Lynn Davis is a renowned cartographer and alternate historian among the alternate history community on the internet. She makes maps for commissions and for her other projects.
Wallace: What got you into alternate history?
Davis: One of my biggest influences was, well, just being a huge fan of history. My first major love of history came in a fascination with the Titanic when I was 7 or 8 and continued from there. Naturally, at some point I started asking what it would be like if the Titanic had not sunk and, well, things developed from there. As for professional alternate history, it was actually S.M. Stirling’s Draka series that got me into alternate history as an actual genre.
Wallace: What got you into map making?
Davis: Well, I grew up around National Geographic magazines and encyclopedias with their beautiful, detailed maps, so I had a love of mapping from an early age. I got into it in earnest after seeing some of the intensely professional and gorgeous maps posted on alternatehistory.com, found a tutorial and started from there.
Wallace: How would you describe alternate history to someone who is unfamiliar with the genre?
Davis: Alternate history is, I think, a genre about questioning our perceptions about history. To people unfamiliar with history, it may all seem to be one monolithic timeline through the ages, but alternate history challenges that notion by taking the study of actual history and applying it to try to get an idea of what the world might look like if things had turned out differently.
Wallace: What tools do you use to create your maps?
Davis: I’ve used Photoshop, GIMP, Illustrator and even dabbled in Quantum GIS, but the program I keep coming back to is Inkscape, a free vector graphics program that is incredibly easy to use and very versatile.
Wallace: What advice would you give to aspiring mapmakers in the alternate history community?
Davis: Diligence. Creating a map has never been something easy or quick to do and is best done by taking an idea and applying yourself to it again and again. Practice really does make perfect, and the more time and effort you put into your work, the better your results will be.
Wallace: Where do you get inspiration for your maps?
Davis: Well, primarily from reading various non-fiction history books, but really it can come from anywhere. Sometimes I may see a documentary about a time period or read about it in a magazine, or sometimes it’s as simple as seeing pictures of a place and wanting to imagine a different political geography.
Wallace: Do you have any particular era of history that fascinates you?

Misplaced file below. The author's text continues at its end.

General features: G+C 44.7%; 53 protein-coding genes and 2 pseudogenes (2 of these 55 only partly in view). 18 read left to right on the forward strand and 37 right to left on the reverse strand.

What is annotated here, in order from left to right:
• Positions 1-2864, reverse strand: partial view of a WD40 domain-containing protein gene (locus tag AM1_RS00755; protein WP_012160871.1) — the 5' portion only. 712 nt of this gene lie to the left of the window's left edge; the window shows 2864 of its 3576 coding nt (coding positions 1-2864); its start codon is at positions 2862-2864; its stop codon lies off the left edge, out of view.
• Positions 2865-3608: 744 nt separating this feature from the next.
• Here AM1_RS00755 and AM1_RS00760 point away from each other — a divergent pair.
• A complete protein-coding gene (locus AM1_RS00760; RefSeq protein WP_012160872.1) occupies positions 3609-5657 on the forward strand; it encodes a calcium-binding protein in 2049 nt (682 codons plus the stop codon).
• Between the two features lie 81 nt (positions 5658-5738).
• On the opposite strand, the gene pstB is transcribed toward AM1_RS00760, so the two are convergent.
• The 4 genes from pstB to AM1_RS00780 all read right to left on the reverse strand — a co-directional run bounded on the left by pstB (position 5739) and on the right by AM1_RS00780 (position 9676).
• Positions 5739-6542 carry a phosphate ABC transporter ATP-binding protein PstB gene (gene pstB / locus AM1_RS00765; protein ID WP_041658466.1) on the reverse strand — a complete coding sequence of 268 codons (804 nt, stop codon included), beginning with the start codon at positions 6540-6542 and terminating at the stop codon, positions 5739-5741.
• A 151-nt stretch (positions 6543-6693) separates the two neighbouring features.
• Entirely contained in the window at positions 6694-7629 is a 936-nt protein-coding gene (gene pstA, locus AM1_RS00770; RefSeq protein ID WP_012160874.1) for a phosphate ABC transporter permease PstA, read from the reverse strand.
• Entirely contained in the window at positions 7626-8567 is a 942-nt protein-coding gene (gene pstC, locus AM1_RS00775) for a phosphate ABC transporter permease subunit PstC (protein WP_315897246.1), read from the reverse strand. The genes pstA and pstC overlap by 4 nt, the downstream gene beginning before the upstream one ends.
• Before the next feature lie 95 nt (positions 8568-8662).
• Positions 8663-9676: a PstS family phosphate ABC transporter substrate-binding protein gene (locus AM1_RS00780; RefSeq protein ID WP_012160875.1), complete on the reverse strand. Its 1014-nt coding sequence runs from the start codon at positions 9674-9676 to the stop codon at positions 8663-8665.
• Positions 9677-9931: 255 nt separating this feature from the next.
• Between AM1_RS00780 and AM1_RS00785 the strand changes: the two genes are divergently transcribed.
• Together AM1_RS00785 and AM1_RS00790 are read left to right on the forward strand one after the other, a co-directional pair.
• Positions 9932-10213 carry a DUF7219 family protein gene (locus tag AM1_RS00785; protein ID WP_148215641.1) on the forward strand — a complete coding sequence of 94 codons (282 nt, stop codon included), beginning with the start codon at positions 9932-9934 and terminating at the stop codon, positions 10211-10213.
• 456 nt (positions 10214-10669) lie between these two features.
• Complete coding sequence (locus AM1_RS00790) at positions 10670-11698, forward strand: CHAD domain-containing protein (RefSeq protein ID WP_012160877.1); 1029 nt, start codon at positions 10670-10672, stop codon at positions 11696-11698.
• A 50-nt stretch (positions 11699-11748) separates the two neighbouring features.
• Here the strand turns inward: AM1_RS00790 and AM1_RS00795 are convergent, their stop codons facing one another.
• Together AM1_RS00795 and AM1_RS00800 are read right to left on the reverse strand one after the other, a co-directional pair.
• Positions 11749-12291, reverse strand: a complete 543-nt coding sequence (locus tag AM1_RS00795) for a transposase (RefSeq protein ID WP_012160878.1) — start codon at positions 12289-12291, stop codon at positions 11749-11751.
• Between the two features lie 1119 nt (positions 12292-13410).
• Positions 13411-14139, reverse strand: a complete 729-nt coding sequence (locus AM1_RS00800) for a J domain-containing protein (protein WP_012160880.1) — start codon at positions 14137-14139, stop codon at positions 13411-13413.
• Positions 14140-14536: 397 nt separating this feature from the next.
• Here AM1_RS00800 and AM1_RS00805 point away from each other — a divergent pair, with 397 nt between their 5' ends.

Davis: This is a difficult one. Really, I love just about every period of history, but my favorites would probably have to be the Early Medieval period and the post-colonial era in Africa and Asia.
Wallace: What inspired your "A Short Guide to Greek Civilization" series?
Davis: Well, the series was itself a commission, but the idea on how to present it came from a conversation between the commissioner and myself, about how Chinese history is usually presented as a steady development of the Chinese civilization from one era to the next, but few other countries have the same presentation. As he is a lover of Greek history, it was only natural that we came up with the idea to apply it to an alternate Greek history.
Wallace: Do you have anything you’re currently writing?
Davis: I’ve gone through many large-scale alternate history ideas, from my series "The Grand War" to a couple of aborted timelines, so I’ve decided to start a bit smaller and work my way up. Currently, I am in the middle of writing a relatively short and small-scale timeline covering the events of an alternate history for the ancient city-state of Carthage, called "Beneath the Light of Astarte." It’s my attempt to do a well-made and thought-provoking piece of alternate history writing (accompanied with plenty of maps, of course) and do it in such a way that it actually gets finished. I hope people will enjoy it when it comes out!
Wallace: Are there any other works that you would like to showcase?
Davis: I think one of the works I am most proud of is a map I made for the YouTube series "The Great War," a series which covers the events of World War I in real time 100 hundred years later. You can find the map on their video here.